12-08-2010, 07:02 PM
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First on the otos and feeding: unless you have out-of-control algae, there will not be sufficient algae long-term in a 5g to keep 2 otos fed and healthy. Fortunately, they become very used to sinking foods once they are settled in a new home; having algae at first is very wise, otherwise they may well starve. But when they have eaten most of it, they will look elsewhere. Mine regularly appear at feeding time with the corys and other substrate fish and eagerly await the tablets, pellets, etc. Make sure you have some vegetable ones, like spirulina or algae; they will eat other types too but veggie food is good for all fish and esp these.
Otos will only eat common green algae (you will hardly see this, they are so good at getting it) and diatoms (the brown common in new tanks). The green dots on the glass is likely green dot or spot algae. Some larger pleco are said to eat it, but generally it needs to be removed by you. A solid (hard) scraper is needed. If you catch it before you can even really see it, it is much easier to control. I run a stiff sponge on a stick over the front glass every week during the water change, whether I see anything or not; if I don't, sure enough by next week there will be a couple green dots. It occurs in some tanks but not others.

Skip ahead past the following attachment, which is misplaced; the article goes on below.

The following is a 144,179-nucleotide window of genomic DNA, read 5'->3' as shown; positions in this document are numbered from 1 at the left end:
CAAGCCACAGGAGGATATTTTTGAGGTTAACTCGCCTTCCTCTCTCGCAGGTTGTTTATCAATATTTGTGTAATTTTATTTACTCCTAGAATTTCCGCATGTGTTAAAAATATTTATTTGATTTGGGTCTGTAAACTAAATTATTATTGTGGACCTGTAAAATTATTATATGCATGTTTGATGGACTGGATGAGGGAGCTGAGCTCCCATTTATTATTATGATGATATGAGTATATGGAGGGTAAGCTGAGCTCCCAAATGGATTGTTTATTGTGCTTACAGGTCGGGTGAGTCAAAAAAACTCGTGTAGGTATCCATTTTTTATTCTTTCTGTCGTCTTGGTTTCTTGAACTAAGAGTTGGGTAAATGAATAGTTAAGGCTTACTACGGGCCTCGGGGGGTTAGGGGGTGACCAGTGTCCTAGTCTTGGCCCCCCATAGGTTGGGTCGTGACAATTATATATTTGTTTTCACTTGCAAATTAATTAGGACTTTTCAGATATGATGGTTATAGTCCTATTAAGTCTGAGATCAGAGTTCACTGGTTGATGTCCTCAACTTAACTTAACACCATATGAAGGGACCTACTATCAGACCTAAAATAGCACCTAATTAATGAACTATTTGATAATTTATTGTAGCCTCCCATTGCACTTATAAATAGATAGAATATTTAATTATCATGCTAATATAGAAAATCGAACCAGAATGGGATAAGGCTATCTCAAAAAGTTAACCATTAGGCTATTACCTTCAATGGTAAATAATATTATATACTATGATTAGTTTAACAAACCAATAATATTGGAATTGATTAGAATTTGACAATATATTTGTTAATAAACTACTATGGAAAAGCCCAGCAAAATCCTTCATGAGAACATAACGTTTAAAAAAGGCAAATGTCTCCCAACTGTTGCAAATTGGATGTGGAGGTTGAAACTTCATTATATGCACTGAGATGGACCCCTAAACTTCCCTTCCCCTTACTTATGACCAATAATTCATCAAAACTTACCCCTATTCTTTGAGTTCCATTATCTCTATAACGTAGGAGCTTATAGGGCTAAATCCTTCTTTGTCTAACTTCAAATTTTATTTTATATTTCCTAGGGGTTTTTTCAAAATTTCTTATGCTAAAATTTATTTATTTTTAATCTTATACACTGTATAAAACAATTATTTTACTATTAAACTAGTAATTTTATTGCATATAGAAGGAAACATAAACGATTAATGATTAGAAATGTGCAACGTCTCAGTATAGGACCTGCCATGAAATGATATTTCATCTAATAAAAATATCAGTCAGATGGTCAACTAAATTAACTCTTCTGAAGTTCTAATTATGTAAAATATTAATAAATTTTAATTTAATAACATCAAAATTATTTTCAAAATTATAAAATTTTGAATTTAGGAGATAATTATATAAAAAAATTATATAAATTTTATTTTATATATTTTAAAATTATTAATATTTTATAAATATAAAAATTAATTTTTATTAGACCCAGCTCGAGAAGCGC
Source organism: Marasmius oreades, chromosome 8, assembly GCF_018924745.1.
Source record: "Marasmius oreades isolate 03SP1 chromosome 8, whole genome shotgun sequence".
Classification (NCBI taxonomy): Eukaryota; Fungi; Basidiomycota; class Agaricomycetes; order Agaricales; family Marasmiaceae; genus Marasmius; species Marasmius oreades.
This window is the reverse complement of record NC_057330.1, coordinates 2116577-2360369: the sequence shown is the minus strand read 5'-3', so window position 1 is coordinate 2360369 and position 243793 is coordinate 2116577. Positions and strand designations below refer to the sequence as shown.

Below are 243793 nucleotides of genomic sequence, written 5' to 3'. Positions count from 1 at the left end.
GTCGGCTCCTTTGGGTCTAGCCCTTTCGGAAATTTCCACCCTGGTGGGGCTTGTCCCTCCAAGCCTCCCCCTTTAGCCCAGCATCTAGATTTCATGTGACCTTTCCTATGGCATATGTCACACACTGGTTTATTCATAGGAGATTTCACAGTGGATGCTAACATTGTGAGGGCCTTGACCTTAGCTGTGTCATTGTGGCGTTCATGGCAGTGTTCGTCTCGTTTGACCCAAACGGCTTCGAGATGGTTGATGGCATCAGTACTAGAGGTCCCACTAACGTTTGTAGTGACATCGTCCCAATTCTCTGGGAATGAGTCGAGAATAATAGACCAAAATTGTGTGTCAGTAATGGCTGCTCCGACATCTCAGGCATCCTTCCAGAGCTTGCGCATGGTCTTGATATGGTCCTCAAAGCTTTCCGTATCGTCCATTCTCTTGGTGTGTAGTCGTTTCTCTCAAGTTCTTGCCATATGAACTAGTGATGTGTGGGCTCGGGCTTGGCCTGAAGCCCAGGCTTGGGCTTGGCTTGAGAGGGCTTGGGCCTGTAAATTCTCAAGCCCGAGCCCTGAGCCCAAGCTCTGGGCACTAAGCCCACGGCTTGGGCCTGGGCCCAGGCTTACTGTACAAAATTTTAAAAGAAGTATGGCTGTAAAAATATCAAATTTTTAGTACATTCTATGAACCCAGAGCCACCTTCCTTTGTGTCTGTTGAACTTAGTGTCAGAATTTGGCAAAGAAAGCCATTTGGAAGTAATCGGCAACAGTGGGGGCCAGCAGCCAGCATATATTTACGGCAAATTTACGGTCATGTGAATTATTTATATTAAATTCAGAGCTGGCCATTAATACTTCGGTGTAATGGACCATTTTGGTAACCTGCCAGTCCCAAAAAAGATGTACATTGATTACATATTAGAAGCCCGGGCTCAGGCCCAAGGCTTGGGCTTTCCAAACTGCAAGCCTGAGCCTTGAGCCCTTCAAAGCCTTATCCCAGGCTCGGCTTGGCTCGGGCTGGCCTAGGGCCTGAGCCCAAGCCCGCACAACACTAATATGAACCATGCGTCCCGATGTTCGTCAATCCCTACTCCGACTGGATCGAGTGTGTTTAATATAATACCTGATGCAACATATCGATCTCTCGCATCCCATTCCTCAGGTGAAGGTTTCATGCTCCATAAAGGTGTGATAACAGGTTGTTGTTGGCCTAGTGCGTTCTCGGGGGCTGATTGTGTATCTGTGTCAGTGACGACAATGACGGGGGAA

Nitrates should be kept low; any rise in nitrates is a signal something is not balanced. While there is some difference of opinion on the exact numbers, by far the majority of aquarists and authors suggest never letting nitrates rise above 20ppm, although up to 40ppm is held by some. One thing is certain, nitrates are not appreciated by fish, whatever the sensitivity of individual species may be (and they vary a lot, some cannot tolerate nitrates above 10ppm without severe stress, others much higher). So keeping them low is always advisable. The weekly partial water change does this. So do live plants. In well planted tanks, nitrates are frequently zero or at most 5-10 ppm, depending upon the source water, plants, and fish load.
One last addition on the benefit of water changes: fish excrete "crud" which includes waste (solid and liquid) and pheromones. There is absolutely no way to remove all this except either live plants (a lot and few fish to balance) or water changes. Filters move water around, and bacteria break down solid into liquid--but they don't remove it. Plants can if the fish load is very minimal, far less than most of us have. I have well-planted tanks, but I still change 50% of the water in all my tanks every week, and have done for more than 15 years. Doing a water change only when nitrates increase is letting it go beyond the safe point; water stability is the goal, and this is achieved with regular substantial water changes--and l;ive plants help us in stable water--and that is healthier for the fish.
Last edited by Byron; 12-08-2010 at 07:05 PM..